The hospital-gowned 10-yr. old boy tried to turn over, but the cords attached to the beeping monitors held him captive, a bound slave on the pirate ship, Jupiter.
“Water,” he croaked, “please, just a sip.”
“Nay, Matie, you’re the captain’s slave now! He don’t ration water to the likes o’ you! Have a sip of me rum, though.”
Eric stubbornly shook his head, but the evil-tasting spirits were ruthlessly flung down his parched throat.
“’Twill do ya good, laddie, you’ll see,” the mangy-clothed pirate replaced by a white-garbed nurse, “there now, try to sleep, little one.”
Her soft voice lulled him into a fitful slumber, a welcome relief to his feverish body, where he wiled away the hours in blissful ignorance of the worried faces of his parents.
The Jupiter was in the throes of a sudden squall, a northeasterner tumultuous storm that threw men overboard like little matchsticks, snapping masts and ropes and hurling them into the raging inferno of salt water, swirling waves and churning winds. Eric was bound down in the cavernous stronghold in the ship’s belly where crashing objects—a menagerie of flying doubloons, jeweled boxes, and casks of looted booty—beat against and broke the bars of his prison. After what seemed to him hours of battering, the storm ceased.
The deck was starkly barren. He was alone, adrift in the rocky sea, a fugitive with no place to go. The boy laid down on the wet, weathered boards, so tired and hungry, slumber was his only resort . . .
Eric awoke to a sunlit paradise of blue skies and solid ground, the ship now abutted into the banks of a deserted island.
“I smell food!”
Bulrushes at the shoreline had metamorphosis-ed into peppermint sticks! He grabbed one, sucking on it with all his might like a drowning diver with a repaired air hose.
“I must be dreaming--but it doesn’t feel like a dream.”
He plowed his way through the sandy beach to a red licorice tree, stuffing a strand into his mouth before happening upon plants’ steamy leaves of French-Fries, a pool of ketchup bubbling down below. Low hanging clouds were suddenly within reach, made out of foamy meringue and whipped cream. Grass was dew-dropped with soda pop and he licked blades until his thirst was quenched.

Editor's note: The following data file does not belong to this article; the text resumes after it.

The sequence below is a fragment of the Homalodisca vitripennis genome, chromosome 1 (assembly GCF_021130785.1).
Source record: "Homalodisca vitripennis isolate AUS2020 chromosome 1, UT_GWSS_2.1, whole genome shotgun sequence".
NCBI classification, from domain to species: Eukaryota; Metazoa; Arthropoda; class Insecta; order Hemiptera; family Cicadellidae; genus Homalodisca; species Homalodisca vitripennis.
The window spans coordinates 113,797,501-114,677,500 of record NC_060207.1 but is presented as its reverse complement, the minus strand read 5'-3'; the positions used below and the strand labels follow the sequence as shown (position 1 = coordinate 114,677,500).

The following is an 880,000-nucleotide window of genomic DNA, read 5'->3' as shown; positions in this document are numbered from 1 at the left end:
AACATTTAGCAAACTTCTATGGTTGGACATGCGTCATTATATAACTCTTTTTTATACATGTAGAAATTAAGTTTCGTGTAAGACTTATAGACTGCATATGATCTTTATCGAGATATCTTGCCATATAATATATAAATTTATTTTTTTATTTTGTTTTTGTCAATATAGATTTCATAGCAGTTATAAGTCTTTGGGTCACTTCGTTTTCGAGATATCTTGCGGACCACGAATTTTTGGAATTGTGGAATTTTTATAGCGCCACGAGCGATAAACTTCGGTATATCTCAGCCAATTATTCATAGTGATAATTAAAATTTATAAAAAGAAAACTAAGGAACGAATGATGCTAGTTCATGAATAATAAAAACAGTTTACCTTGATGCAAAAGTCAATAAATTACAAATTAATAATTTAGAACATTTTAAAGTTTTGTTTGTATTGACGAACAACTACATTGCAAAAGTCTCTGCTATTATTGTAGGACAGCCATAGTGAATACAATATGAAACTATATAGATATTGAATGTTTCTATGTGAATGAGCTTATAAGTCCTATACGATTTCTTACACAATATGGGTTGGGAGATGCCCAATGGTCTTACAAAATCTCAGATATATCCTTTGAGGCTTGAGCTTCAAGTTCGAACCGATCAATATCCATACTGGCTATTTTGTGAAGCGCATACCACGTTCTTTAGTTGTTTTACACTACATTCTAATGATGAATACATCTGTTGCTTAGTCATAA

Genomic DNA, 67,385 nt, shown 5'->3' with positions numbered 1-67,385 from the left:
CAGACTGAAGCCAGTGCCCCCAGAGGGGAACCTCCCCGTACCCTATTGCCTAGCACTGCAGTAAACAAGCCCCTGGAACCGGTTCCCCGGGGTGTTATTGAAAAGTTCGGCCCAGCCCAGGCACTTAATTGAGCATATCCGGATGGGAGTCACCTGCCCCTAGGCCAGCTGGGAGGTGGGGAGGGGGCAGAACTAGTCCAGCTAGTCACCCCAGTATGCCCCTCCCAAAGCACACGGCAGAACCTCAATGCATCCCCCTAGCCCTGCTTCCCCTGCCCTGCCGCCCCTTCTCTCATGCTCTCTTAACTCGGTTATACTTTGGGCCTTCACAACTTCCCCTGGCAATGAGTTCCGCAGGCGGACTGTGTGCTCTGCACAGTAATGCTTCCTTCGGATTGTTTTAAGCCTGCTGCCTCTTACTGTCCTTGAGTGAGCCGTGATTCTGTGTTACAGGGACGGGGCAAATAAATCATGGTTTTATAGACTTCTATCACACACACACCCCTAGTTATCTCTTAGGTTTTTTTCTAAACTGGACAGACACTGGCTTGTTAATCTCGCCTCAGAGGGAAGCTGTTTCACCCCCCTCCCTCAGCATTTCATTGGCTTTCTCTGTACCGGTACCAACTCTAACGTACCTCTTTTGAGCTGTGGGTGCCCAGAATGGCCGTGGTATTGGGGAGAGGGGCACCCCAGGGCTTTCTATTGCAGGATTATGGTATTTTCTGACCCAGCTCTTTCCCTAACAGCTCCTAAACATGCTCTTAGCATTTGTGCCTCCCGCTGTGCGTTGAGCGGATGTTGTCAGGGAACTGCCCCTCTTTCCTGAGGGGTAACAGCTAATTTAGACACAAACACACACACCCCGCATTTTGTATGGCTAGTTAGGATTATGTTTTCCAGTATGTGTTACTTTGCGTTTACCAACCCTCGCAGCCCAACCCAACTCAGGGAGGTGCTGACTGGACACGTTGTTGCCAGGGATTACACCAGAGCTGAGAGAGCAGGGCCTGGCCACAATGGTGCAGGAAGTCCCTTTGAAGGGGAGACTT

A lollipop-laden willow tree beckoned, it’s swinging branches a percussion concert. Further on, a dandelion-peppered meadow was really filled with crisp Cheetos, an oak tree was laden with blooming onions, pork rinds, and grease-covered hamburgers, and a towering maple tree off in the distance grew fragrant barbecue ribs covered in thick, rich sauces that seeped into the soil below.
Even though he was getting full, Eric managed to take tiny bites of all within his reach. Back in the recesses of his mind, he wondered that no adult was around to prohibit his binging, even as a queasy stomach began protesting. A nearby bed beckoned to him, its marshmallow mattress and cotton candy pillows comforting.
After a peaceful slumber, Eric awoke again with a rumbling belly.
“I smell pizza!”
Indeed, a bush had grown next to him while he slept. Each leaf was a juicy slice of his favorite, triple cheese-topped pizza. He downed three pieces, wiping his mouth with his tattered sleeve. He walked over to a pond of cherry Kool-aid, sprinkled with lily pads of blueberry pancakes, steam rising off their surfaces of melting butter. Further downstream, a waterfall of maple syrup splashed into rocks that were tiny pitchers in disguise.
“Yer eyes bigger than your stomach, eh, matie? Looks like we rescued ourselves just in time to find our escaped prisoner!” stale saliva drizzling from the dreaded pirate’s bristly beard, “we’ll be havin’ ourselves a feast tonight, boys, and then this fella can help us build another ship!”
Abruptly, all the food turned into dark stubby trees, even the ice-cream fudge-topped mountains dissipating, and, as prismed light crept up the valleys of Eric’s confused mind, he snapped into oblivion-free consciousness. His eyes squinted under the harsh fluorescent lights above the hospital bed.
“Praise Jesus, he’s awake!” and they wondered that he was not ravenous for special treats setting around the room awaiting his return to them.
The doctors chalked off Eric’s comatose adventure to a nervous reaction to the combination of mind-altering drugs and his empty stomach. But it was his reality, not theirs, and it fed his starving body as surely as the visiting preacher’s Bible-reading fed his soul.
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